Why days are longer in summers & shorter in winters ?Though there is not any change in velocity of earth.
The Earth is tilted 23.5 degrees on its axis. During the course of its path or revolution around the Sun, it is either tilted toward or away from the Sun. During the summer months, in the Northern hemisphere, although Earth is further away from the sun than in winter, it is actually tilted more directly toward the sun. Because of this, the sun is above the horizon longer, with more rays directly hitting Earth's surface, resulting in longer daylight hours and warmer temperatures. However, in winter months, although the Earth is closer to the sun, it is tilted away from the sun, in the Northern hemisphere. This results in the sun rising lower in the sky and above the horizon for a shorter period of time, producing less hours of daylight and cooler temperatures.
The yearly cycle of variations in length of day - that is the duration of period between sunrise and sunset - occurs because of a combination of the the tilt of axis of rotation of the earth.
The earth spins or rotates around its axis approximately every 24 hours. Different part of the earth face the sun during this daily rotation, resulting in the phenomenon of day and night. The earth also orbits around the sun making one circle every one year. The axis of earth's rotation, which runs between North Pole and South Pole, is tilted at an angle of about 23.5 degrees in relation to the plane formed by the orbit of earth round the sun. As a result, the south and north poles are tilted towards or away from the sun to varying degrees, at different time of the year as the earth circles the sun. In summer, the North Pole is tilted towards the sun while the South pole is tilted away from the sun. As a result, areas of the earth in the northern hemisphere are exposed to the sunlight for longer period each day, resulting in longer daylight time. In winters, as the tilt of earth's axis in relation to the sun changes, the North Pole tilts away from the sun resulting in shorter days in the northern hemisphere of the earth.
It should noted that the cycle of changes in duration of daylight time in the southern hemisphere is opposite of that in the northern hemisphere. The southern hemisphere has summer with longer days when the northern hemisphere has winter. Similarly, southern hemisphere has winter with shorter days when the northern hemisphere has summer.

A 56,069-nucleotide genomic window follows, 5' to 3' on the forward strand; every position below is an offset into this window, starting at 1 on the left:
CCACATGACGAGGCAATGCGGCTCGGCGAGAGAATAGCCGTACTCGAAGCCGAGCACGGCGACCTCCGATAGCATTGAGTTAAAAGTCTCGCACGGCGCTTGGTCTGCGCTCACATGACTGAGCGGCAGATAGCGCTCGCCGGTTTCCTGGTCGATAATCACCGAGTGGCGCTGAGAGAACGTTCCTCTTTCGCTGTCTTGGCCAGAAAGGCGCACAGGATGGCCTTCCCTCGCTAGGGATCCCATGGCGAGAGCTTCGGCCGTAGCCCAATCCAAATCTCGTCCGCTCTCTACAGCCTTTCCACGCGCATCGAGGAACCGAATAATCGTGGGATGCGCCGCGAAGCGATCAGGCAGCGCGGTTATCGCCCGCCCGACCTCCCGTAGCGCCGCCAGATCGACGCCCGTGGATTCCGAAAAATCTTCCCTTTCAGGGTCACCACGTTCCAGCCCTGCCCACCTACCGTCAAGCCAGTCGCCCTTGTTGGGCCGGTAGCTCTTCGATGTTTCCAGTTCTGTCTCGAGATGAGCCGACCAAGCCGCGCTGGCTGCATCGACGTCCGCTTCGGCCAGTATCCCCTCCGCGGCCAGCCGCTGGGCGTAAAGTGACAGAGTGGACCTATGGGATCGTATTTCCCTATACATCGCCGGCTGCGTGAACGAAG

It is worthwhile pointing out that, though the distance of earth changes as it orbits around the sun, it has no impact on the length of day. Also the effect of this variation of distance from sun has only minor impact on the changing weather on earth. Thus for the same distance of the earth from the sun, both summer and winters are experienced in different hemispheres of the earth at the same time.
The Earth moves around the sun in its tilted position . It rotates around the sun every 365.25 days and spins on its axis once in every 24 hours. The Earth's axis is tilted in 23.5 degrees. As the Earth reaches a particular point during summer solstice in its orbit about the sun, the northern hemisphere tilts towards the sun while the southern hemisphere tilts away from it. The imaginary line that divides the Earth into the northern and southern hemispheres is the equator. The season when we(Indians) are tilted toward the Sun is our summer. During our summer, the daylight lasts more than 12 hours because the sun is at it's northernmost position from the equator. During winter, just the reverse,daylight lasts less than 12 hours for the northern hemisphere because the sun is at its southernmost position from the equator. The farther north from the equator,shorter the daylight hours.
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